Second Reading Committee


20th April 1988




Second Reading Committee


Wednesday 20 April 1988


RESOLVED, That the Chairman do now report to the House that the Committee recommends that the Matrimonial Proceedings (Transfers) Bill [Lords] ought to be read a Second time.

Committee rose at fourteen minutes to Eleven o'clock.



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The Committee consisted of the following Members:

Chairman: Mr. David Knox

Adley, Mr. Robert (Christchurch)

Alexander, Mr. Richard (Newark)

Aspinwall, Mr. Jack (Wansdyke)

Baldry, Mr. Tony (Banbury)

Benyon, Mr. W. (Milton Keynes)

Bevan, Mr. David Gilroy (Birmingham, Yardley)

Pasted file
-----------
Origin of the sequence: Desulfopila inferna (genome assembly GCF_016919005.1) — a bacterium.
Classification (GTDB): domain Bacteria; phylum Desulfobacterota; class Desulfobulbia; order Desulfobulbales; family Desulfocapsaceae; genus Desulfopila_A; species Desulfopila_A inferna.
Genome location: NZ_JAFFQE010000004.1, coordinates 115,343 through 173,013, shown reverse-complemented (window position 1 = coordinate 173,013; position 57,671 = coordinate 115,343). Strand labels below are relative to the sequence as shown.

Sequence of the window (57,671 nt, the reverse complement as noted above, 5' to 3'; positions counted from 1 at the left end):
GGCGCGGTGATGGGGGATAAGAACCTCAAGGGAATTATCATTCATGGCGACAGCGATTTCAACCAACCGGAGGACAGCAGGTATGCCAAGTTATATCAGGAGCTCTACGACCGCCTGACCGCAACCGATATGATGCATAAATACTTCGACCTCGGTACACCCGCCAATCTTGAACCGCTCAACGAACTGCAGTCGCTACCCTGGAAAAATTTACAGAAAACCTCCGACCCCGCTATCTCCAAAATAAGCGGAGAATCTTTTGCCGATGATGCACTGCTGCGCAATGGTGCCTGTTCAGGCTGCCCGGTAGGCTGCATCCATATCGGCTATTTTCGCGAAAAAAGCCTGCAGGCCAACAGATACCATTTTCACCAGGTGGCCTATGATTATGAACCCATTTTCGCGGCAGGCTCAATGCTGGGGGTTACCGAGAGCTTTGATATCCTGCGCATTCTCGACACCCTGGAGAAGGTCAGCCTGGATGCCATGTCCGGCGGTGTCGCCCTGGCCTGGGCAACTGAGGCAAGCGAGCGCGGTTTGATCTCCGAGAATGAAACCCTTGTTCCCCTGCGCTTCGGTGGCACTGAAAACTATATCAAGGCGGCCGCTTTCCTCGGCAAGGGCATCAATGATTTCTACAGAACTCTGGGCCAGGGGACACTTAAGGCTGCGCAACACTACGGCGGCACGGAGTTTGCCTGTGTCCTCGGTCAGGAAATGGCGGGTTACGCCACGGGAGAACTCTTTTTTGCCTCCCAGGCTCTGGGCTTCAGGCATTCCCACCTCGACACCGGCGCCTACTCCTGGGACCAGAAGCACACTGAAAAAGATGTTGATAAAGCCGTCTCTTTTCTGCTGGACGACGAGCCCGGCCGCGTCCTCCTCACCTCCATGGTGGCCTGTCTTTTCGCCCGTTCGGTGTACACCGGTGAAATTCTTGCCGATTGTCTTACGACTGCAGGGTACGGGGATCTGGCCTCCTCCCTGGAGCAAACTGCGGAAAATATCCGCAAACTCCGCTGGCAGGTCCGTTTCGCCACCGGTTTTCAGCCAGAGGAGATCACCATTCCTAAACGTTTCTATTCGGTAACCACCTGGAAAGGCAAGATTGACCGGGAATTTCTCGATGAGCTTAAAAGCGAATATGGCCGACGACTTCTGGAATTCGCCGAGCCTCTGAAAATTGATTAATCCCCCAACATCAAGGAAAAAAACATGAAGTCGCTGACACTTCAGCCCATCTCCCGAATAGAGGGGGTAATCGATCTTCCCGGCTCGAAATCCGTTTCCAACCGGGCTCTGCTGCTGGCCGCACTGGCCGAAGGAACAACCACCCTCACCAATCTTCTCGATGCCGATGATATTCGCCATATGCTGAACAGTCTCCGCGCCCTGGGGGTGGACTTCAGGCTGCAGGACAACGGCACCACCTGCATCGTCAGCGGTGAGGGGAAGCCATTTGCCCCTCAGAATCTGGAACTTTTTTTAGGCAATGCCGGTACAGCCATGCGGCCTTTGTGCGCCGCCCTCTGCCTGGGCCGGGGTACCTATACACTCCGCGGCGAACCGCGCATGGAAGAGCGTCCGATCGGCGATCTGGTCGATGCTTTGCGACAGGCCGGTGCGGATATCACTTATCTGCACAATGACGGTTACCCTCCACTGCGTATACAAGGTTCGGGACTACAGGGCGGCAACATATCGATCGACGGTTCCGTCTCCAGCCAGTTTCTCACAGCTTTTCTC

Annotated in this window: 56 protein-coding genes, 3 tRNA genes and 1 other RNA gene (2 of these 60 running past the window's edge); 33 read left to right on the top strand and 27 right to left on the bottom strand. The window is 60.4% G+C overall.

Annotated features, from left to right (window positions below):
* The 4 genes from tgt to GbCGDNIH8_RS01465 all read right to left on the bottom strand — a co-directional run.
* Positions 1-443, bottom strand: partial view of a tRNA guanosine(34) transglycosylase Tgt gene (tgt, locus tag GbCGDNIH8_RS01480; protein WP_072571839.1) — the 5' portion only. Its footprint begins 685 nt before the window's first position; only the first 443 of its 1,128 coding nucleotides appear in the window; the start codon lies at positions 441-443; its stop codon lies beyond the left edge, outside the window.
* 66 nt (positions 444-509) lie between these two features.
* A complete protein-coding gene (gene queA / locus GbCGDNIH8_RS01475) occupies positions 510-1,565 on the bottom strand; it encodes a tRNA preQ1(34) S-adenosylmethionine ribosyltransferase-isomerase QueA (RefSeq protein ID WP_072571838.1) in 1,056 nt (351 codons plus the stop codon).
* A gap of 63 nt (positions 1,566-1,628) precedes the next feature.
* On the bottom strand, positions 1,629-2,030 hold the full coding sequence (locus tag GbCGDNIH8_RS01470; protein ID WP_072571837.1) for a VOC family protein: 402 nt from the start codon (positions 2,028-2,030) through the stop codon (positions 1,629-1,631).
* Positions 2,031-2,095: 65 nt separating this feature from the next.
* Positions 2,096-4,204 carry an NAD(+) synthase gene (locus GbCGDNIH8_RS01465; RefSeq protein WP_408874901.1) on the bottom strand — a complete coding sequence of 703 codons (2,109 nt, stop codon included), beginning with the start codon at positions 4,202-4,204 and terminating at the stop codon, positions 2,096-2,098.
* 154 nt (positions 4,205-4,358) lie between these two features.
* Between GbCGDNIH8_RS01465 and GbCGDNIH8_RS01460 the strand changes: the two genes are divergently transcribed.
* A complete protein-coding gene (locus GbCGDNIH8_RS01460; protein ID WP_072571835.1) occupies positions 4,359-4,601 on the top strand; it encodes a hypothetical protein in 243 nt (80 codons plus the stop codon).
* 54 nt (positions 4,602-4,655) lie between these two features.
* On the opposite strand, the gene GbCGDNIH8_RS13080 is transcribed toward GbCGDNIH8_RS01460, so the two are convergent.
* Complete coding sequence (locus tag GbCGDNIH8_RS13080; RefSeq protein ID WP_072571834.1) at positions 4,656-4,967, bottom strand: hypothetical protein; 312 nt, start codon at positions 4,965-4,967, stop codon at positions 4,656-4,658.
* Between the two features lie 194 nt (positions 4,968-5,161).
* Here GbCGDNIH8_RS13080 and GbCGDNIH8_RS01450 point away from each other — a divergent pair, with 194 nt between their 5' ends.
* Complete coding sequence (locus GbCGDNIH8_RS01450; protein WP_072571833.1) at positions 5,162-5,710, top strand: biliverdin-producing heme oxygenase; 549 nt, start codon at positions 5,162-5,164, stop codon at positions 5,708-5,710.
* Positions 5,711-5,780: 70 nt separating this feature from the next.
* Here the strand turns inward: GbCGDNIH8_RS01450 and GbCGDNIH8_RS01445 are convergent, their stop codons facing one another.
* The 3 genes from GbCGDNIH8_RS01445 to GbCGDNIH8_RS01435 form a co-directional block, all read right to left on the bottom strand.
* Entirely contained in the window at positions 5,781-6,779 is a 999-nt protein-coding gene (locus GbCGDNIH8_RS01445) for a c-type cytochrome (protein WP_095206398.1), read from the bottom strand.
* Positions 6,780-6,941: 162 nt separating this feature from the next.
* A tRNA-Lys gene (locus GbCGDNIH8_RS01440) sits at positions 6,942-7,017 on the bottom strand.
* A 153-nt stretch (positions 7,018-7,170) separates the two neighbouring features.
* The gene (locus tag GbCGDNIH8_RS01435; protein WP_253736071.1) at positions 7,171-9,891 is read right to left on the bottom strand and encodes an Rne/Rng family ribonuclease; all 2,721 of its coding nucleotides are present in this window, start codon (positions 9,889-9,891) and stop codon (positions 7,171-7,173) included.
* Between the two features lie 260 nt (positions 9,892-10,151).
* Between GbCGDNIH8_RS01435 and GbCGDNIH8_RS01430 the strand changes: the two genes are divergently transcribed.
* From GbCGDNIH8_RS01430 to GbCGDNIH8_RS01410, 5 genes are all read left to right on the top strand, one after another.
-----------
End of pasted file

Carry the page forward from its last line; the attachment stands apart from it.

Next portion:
Blackburn, Dr. John G. (Dudley, West)

Boateng, Mr. Paul (Brent, South)

Bradley, Mr. Keith (Manchester, Withington)

Carlile, Mr. Alex (Montgomery)

Carlisle, Mr. John (Luton, North)

Carlisle, Mr. Kenneth (Lincoln)

Fraser, Mr. John (Norwood)

Fyfe, Mrs. Maria (Glasgow, Maryhill)

Ground, Mr. Patrick (Feltham and Heston)

Lyell, Sir Nicholas (The Solicitor-General)

Mahon, Alice (Halifax)

Steinberg, Mr. Gerry (City of Durham)

Miss P. A. Helme, Committee Clerk

3 Second Reading Committee Wednesday 20 April 1988

[MR. DAVID KNOX in the Chair]

Matrimonial Proceeds (Transfers) Bill [Lords]

10.30 am